37 Blessed are those servants whom the master finds awake when he comes. Truly, I say to you, he will dress himself for service and have them recline at table, and he will come and serve them.”
Someone called this “blessed condescension”, that the Lord of all creation and glory should knock at the door of His church and wait for us, His creatures, to open the door of His own house to Him.
G. Campbell Morgan wrote, “There is no other cure for the lukewarmness of the church than the re-admitted Christ.”

[Remember our quadrant – Relationship/Covenant is the vertical axis; Challenge/Kingdom is the horizontal axis. PASSIONARIES WOULD BE IN THE TOP RIGHT QUADRANT, LUKEWARM CHURCH GOERS WOULD BE IN THE TOP LEFT QUADRANT]

What does a church of passionaries look like compared to a lukewarm Laodicean type church?
In a passionary church, people are very intentional in their relationship with God. Like Jesus said, they are zealous and they repent. They also listen for His voice through the Scriptures and through prayer and throughout the day.
In a passionary church, people expect hardships and trials in their Christianity and simply endure through strong faith.
People use their worldy wealth to store up treasures in heaven rather than consume it on themselves. (I heard on the radio on Friday morning that senior executives in London companies were receiving 46% pay increases this year on already large salaries while their employees have 2-3% increases or none at all!)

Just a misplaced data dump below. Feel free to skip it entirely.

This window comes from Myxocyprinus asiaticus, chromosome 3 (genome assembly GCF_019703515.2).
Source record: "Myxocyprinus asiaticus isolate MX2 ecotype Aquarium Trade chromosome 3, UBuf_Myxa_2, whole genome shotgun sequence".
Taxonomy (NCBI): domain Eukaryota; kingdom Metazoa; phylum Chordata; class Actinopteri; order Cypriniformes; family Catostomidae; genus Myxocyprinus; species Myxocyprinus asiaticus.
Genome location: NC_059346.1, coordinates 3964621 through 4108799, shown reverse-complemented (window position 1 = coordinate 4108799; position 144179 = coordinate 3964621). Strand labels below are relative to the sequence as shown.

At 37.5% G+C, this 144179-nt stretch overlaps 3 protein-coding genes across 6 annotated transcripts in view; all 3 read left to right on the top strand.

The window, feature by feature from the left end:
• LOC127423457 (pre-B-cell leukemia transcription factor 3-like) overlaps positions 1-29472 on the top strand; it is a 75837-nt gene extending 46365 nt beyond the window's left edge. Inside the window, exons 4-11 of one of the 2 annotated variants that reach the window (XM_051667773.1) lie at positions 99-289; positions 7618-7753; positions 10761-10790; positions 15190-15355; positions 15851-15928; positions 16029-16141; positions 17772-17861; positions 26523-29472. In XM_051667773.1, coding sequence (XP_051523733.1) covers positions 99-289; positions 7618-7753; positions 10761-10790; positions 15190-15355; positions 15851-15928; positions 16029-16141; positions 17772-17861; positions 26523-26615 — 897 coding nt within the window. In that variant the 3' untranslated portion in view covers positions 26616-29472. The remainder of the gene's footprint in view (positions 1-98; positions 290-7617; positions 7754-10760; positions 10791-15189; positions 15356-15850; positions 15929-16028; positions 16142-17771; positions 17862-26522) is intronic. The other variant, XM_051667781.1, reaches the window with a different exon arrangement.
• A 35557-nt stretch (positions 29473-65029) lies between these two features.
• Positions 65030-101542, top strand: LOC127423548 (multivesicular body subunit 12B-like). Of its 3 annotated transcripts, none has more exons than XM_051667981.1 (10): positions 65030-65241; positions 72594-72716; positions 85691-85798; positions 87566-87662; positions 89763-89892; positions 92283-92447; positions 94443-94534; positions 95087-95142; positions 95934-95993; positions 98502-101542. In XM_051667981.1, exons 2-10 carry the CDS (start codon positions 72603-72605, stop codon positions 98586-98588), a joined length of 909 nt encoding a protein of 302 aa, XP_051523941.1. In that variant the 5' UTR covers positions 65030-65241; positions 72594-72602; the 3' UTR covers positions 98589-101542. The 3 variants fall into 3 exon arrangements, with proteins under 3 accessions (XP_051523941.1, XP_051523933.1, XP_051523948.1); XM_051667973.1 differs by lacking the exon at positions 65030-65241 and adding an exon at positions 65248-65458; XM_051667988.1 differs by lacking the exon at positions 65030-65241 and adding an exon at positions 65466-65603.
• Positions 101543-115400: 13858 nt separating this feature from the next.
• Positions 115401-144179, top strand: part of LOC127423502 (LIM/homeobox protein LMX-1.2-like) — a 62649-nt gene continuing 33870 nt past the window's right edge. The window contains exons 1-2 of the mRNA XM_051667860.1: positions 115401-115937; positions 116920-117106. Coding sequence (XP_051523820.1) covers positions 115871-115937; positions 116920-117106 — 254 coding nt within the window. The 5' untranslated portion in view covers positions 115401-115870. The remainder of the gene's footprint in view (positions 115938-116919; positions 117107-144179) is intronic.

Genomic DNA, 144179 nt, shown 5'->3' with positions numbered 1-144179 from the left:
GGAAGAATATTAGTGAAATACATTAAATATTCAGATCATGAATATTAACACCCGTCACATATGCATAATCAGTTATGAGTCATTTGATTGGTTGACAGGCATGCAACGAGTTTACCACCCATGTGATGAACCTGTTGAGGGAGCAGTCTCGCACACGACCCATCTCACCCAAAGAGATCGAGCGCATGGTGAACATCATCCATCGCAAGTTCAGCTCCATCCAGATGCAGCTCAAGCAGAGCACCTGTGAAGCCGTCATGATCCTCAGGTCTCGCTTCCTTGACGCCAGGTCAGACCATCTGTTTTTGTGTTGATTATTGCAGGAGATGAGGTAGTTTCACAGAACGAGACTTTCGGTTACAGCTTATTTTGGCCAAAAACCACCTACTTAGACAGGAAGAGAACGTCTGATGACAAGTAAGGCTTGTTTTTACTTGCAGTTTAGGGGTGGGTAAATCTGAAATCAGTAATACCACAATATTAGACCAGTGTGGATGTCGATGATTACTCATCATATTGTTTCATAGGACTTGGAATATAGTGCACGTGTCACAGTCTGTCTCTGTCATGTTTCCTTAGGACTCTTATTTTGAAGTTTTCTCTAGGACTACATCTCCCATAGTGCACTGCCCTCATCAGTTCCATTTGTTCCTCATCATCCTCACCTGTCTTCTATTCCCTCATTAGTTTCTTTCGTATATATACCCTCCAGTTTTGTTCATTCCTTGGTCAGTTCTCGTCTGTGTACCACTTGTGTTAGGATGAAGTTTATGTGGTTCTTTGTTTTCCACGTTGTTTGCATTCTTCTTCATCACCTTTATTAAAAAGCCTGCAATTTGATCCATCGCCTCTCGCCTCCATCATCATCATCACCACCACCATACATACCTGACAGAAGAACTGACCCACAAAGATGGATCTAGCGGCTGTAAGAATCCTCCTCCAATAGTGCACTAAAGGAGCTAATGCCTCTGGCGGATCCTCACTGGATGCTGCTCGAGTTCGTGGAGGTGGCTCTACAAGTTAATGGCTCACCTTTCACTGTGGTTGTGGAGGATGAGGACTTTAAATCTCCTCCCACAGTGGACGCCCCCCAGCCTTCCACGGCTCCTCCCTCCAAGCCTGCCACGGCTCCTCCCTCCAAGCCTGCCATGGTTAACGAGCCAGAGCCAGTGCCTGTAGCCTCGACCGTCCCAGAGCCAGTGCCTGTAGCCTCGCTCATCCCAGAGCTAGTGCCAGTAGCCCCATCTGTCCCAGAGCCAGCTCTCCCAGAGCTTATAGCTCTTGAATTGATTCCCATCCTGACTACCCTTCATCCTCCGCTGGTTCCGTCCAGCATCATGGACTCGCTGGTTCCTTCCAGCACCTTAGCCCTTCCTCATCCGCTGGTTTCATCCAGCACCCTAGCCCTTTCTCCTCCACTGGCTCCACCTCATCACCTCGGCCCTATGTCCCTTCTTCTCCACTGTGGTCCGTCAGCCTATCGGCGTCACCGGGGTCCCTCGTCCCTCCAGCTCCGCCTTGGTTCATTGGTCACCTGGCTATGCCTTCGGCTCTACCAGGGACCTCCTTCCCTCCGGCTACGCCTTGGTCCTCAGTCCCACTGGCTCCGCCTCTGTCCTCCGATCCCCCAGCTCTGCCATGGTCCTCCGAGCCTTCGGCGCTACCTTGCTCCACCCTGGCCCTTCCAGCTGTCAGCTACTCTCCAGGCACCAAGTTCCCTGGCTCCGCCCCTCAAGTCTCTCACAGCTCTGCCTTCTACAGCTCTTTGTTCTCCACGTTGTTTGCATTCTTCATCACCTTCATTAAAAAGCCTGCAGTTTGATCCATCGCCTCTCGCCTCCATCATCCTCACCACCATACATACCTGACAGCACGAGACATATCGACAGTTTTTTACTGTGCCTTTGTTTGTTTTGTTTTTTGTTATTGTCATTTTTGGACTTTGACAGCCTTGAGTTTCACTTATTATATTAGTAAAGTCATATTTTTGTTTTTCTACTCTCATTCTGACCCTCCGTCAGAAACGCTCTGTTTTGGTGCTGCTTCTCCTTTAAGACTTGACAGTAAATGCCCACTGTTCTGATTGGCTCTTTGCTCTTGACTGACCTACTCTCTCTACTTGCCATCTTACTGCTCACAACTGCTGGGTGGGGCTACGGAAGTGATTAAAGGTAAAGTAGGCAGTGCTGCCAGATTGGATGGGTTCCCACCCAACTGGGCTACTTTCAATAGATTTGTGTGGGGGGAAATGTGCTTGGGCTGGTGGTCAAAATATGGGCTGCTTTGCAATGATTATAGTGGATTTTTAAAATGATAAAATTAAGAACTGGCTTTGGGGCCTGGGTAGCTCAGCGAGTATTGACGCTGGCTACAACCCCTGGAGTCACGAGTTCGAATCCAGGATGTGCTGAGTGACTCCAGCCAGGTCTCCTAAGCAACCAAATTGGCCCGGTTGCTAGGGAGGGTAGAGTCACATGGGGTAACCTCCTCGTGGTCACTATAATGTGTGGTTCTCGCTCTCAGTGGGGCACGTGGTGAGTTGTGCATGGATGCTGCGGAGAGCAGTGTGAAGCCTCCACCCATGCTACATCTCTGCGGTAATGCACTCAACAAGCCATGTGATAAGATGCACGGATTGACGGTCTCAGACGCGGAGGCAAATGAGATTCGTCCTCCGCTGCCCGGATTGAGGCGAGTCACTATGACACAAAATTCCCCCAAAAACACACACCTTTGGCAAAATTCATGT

A passionary does stuff that serves the Kingdom. They don’t just talk about it, they do it.
Passionaries “buy” white garments from Jesus. They are pure. They don’t give themselves to obey the passions of their flesh. They give themselves to God.
Passionaries go to Jesus to “buy” salve for their eyes so that they can see their own lives like He sees them, and so that they can have His vision for the world.
In a passionary church, Sundays are a gathering of friends on mission together. Not a small group of service-providers desperately trying to put on a good show and provide a good service in the hope that they will convince more lukewarm churchgoers to come and park their bums on the chairs and give their money to keep the show going.
Sundays should be passionate, visionary, and excellent. Not because we are trying to impress and keep people. Excellent, because we want to do all things well as Jesus did; passionate and visionary because we are on a mission together that is worth our all and demands our all.
We are a band of brothers and sisters, not individual customers of a canteen with no concern for each other and only intent on consuming a service.
In a passionary church, the church prayer meeting is not just another meeting that we kinda feel, “Oh, I should go I suppose”, but it’s a time when passionaries come together to serve others in love by interceding for them, where passionaries come together to birth things, passionaries come together to be in agreement in prayer in order to change the world.
I have a dream of a church passionate about communion with God, community with each other and mission in their everyday going into their world, that they turn the world of their communities and towns upside down.